Fireworks: fun for the whole family?

29 OCTOBER 2021

When used responsibly, fireworks can be great fun for those celebrating a special occasion. They aren’t, however, any fun at all for the majority of Britain’s pets. Dogs and cats will often try to run away from fireworks, seeking out any hiding place they can find.

Here at Battersea we have lots of advice on how to support pet dogs and cats when fireworks are causing problems, including closing curtains, playing music, providing safe hiding spots and distractions such as long-lasting chews. We would also recommend getting your pet microchipped (and ensuring details are kept up to date) in case they run away from the sound of fireworks and manage to escape.

Instead of putting all the responsibility on pet owners, what else can be done by lawmakers to help our beloved animals around fireworks?

The current law on fireworks

Current fireworks legislation set out that fireworks can only be used between 7am and 11pm, except for:

  • 5th November when they are allowed until midnight
  • New Years’ Eve, Chinese New Year and Diwali when they are allowed until 1am.

Furthermore, fireworks are not allowed to be used in a street or public place and should only be used on private land or where the landowner has given permission. Most fireworks can only be bought by somebody 18 or over.

A light touch?

These laws, some of which date back to the 19th Century, are enforceable by the police and Local Authorities, but enforcement is rare. This means that very few offenders will ever find themselves facing penalties. Meanwhile, plenty of websites sell fireworks with no effective means of verifying the age of purchasers.

Battersea’s view on what can be done

Battersea believes there needs to be a balance between the public desire to celebrate responsibly with fireworks and the welfare of millions of dogs and cats. We are calling on Parliament to review firework legislation, addressing inconsistencies such as the lack of licensing for fireworks vendors and the absence of age verification for the online sale of fireworks.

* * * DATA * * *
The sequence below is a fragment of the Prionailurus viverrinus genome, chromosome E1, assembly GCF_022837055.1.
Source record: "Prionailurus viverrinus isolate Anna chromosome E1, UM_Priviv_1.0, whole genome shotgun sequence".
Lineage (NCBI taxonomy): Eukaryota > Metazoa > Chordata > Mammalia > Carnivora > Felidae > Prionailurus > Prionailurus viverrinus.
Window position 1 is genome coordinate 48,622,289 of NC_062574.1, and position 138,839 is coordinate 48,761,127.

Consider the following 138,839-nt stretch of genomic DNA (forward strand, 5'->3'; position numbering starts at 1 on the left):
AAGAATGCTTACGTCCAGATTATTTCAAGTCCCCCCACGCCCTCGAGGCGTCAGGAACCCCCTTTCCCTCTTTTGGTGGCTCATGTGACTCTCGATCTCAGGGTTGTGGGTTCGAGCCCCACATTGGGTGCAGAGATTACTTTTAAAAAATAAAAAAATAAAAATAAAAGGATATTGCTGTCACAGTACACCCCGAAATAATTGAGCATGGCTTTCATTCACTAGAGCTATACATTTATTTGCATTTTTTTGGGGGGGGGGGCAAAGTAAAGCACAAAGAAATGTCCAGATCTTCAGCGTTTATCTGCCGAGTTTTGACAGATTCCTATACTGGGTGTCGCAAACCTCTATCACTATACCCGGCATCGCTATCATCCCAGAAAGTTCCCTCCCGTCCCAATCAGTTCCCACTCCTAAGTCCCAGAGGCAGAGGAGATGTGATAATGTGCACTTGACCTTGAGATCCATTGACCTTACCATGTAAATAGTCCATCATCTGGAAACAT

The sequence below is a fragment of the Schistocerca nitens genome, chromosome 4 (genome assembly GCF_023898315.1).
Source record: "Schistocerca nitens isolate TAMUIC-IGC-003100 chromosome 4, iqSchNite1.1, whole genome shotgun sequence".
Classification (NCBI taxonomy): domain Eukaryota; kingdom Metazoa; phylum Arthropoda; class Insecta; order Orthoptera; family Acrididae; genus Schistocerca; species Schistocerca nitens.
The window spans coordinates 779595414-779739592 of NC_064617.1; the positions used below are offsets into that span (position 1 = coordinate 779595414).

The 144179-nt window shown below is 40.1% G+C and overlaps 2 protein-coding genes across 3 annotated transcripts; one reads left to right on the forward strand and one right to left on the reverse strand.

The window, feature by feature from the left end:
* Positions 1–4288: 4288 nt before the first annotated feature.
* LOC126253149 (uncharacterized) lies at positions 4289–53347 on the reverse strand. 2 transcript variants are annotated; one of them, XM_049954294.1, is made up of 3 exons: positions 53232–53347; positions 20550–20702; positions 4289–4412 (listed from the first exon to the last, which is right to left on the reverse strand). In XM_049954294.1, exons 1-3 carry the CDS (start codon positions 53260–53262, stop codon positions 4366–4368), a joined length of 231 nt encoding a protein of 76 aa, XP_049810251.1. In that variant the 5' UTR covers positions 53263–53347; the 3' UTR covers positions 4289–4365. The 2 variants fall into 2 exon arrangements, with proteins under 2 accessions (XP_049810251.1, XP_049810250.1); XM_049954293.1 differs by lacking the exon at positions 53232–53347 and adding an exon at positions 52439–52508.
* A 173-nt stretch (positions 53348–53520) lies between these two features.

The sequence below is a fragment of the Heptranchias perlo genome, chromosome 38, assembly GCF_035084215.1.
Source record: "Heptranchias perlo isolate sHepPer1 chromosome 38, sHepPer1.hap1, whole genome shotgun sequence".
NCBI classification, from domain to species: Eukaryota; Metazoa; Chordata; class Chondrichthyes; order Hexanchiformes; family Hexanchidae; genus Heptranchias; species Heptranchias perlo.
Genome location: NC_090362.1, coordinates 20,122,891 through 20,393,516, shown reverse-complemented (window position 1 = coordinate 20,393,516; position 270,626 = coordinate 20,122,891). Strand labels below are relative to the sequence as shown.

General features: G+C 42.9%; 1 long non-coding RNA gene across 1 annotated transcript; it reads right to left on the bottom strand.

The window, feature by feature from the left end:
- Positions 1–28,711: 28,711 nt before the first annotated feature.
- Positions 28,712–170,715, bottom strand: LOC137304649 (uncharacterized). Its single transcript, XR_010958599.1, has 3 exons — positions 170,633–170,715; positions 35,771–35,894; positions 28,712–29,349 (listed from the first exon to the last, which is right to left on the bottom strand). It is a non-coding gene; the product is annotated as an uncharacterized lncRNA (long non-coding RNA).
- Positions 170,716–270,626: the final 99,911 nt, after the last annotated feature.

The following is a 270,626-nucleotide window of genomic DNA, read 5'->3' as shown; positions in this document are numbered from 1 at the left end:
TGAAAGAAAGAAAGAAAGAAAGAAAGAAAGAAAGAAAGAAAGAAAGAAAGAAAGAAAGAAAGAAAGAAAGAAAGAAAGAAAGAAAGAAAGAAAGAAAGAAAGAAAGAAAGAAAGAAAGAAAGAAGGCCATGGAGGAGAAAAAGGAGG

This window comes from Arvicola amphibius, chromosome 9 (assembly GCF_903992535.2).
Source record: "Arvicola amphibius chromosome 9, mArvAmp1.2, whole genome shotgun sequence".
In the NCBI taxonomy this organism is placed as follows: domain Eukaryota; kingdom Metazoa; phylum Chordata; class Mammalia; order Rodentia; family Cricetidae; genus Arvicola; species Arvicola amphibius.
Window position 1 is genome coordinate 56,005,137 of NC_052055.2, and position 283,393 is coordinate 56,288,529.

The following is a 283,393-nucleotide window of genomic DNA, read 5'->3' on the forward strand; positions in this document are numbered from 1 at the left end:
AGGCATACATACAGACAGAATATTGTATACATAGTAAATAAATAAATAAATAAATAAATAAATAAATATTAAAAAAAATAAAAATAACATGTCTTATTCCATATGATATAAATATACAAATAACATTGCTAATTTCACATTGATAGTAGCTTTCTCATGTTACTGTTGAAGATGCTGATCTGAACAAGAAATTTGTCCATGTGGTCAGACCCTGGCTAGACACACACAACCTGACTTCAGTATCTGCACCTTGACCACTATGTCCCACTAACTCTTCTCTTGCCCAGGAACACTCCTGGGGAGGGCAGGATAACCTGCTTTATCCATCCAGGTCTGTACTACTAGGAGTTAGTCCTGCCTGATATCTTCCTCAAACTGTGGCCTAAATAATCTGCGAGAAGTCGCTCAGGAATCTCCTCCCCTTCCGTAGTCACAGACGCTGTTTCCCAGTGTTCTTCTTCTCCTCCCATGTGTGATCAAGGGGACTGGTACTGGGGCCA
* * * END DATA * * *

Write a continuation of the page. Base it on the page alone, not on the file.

Public education is also needed. There are simple things that firework users can do to help pet owners keep their pets calm. For example, ‘quiet’ fireworks are widely available, both online and in specialised shops. There is also work to be done in improving the advice given where fireworks are sold, for example, by clearly stating the times when fireworks are permitted to be used. This would help to reduce the impact on animals while ensuring that responsible users can continue to safely enjoy fireworks.

Campaigning for change

The Scottish Government launched a consultation on firework law earlier in 2021, proposing four key changes to how fireworks can be sold and used in Scotland:

  • Requiring the public and community groups to meet certain conditions before they can buy fireworks.
  • Restricting the days fireworks can be set off by and sold to the public.
  • Introducing no-fireworks areas.
  • Making it a criminal offence to supply fireworks to under-18s.

Battersea submitted a comprehensive response to the consultation, supporting most recommendations and offering advice on how the law can be adapted to deliver the best deal for animals while still respecting special events.

Many countries, including Canada and the Netherlands, have specific rules about who may use fireworks and when they can be used. These examples of successful licensing regimes show that we can do right by our animals. Battersea is campaigning so that every dog and cat can live without fear of fireworks. Follow us on Twitter or sign up to our campaigner updates to find out more.

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